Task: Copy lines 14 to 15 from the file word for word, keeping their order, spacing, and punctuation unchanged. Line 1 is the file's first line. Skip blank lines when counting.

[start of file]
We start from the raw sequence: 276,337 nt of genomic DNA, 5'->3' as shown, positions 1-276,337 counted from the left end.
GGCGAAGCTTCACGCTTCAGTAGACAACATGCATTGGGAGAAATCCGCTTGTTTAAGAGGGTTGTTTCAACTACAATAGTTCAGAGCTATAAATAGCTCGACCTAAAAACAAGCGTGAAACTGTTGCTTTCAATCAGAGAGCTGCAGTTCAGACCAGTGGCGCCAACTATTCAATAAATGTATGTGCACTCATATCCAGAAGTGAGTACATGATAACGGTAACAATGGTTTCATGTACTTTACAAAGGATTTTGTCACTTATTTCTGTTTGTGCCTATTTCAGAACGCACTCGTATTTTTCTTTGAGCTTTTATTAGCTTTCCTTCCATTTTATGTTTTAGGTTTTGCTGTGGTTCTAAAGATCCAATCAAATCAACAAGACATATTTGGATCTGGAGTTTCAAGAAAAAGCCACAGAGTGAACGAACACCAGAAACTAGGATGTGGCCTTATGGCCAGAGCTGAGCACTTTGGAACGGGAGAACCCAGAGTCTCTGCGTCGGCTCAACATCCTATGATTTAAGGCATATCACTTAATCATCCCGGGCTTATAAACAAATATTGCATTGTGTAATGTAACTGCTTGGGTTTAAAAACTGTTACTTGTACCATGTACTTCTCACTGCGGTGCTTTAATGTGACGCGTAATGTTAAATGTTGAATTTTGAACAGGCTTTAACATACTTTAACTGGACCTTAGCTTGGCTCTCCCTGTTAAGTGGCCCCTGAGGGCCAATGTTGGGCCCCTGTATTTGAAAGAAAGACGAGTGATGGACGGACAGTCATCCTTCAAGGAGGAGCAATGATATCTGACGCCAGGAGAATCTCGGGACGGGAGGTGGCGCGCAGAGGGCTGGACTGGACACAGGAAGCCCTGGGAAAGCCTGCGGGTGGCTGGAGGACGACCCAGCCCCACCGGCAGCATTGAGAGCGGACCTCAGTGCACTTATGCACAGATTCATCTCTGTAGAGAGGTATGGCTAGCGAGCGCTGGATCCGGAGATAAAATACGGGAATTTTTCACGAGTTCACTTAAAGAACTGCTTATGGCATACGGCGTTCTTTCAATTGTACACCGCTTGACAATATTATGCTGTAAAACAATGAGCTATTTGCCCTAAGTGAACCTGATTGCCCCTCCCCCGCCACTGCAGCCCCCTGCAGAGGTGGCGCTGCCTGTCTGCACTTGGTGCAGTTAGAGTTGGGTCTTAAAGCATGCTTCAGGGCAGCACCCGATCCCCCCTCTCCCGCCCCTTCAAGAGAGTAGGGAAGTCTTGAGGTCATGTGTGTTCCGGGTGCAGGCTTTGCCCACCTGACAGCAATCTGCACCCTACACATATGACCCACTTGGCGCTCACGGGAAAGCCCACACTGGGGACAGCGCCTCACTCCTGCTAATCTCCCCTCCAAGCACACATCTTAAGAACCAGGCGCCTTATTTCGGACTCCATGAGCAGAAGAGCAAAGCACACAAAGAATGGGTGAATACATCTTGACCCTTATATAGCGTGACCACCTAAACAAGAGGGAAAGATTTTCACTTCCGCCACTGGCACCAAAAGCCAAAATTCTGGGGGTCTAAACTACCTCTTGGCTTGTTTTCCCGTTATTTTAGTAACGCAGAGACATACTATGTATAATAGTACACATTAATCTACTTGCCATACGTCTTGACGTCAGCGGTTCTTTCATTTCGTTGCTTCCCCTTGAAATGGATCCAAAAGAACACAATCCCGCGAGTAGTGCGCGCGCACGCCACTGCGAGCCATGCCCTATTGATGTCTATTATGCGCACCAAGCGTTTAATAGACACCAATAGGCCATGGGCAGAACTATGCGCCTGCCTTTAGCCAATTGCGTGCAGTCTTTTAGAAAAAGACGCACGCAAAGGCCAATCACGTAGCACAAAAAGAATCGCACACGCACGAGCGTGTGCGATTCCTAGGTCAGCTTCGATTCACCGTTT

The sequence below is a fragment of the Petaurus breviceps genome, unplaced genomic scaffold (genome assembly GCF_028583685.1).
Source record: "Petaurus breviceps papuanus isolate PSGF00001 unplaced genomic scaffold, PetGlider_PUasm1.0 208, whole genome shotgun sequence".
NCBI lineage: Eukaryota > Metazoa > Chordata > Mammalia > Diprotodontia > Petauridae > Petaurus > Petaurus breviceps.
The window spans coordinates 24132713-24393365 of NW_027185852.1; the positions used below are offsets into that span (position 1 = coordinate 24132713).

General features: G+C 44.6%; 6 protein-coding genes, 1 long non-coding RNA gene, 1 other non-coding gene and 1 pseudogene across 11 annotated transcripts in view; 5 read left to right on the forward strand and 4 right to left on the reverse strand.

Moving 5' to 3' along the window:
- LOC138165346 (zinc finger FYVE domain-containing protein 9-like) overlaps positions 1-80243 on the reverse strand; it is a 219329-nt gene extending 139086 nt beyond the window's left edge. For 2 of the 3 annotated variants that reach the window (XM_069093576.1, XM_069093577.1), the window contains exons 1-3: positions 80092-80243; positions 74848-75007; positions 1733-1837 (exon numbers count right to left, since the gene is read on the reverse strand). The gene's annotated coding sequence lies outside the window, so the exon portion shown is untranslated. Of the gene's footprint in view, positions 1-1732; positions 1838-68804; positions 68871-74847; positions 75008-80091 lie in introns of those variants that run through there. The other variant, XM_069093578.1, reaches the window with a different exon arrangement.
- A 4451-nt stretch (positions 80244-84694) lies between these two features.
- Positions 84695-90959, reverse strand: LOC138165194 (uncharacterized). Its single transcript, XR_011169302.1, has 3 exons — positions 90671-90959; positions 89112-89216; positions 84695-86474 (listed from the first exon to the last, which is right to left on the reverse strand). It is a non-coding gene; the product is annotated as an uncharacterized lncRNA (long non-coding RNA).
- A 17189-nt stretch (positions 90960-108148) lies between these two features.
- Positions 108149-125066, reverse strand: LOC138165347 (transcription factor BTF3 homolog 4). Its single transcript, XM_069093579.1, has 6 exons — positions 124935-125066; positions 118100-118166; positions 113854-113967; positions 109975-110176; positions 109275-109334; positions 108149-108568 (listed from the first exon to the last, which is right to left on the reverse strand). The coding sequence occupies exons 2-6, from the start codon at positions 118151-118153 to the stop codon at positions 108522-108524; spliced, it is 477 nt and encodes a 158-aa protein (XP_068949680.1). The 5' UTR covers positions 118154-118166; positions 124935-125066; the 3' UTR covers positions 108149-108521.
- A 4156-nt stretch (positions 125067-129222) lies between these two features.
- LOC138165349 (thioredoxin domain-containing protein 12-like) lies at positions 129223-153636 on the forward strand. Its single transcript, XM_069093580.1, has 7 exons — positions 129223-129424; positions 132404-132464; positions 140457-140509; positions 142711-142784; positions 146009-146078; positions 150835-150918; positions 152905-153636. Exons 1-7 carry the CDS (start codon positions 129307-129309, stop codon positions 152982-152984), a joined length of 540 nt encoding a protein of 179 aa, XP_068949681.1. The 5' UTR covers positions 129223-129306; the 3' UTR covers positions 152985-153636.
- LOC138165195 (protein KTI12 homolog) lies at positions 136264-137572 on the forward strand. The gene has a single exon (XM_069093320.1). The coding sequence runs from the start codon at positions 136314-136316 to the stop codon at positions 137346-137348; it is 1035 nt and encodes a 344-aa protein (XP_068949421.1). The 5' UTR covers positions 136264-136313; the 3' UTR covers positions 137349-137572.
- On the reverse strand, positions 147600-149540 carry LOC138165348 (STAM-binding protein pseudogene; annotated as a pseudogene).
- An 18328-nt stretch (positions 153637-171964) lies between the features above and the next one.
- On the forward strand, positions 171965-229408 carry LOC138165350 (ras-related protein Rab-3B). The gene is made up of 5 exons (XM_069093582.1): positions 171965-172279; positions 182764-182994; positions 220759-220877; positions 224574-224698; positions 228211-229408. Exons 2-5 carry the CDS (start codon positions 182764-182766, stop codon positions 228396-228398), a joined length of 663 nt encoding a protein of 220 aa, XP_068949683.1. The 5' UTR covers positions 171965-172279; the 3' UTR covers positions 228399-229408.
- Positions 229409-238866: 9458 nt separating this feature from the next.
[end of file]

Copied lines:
- A 4156-nt stretch (positions 125067-129222) lies between these two features.
- LOC138165349 (thioredoxin domain-containing protein 12-like) lies at positions 129223-153636 on the forward strand. Its single transcript, XM_069093580.1, has 7 exons — positions 129223-129424; positions 132404-132464; positions 140457-140509; positions 142711-142784; positions 146009-146078; positions 150835-150918; positions 152905-153636. Exons 1-7 carry the CDS (start codon positions 129307-129309, stop codon positions 152982-152984), a joined length of 540 nt encoding a protein of 179 aa, XP_068949681.1. The 5' UTR covers positions 129223-129306; the 3' UTR covers positions 152985-153636.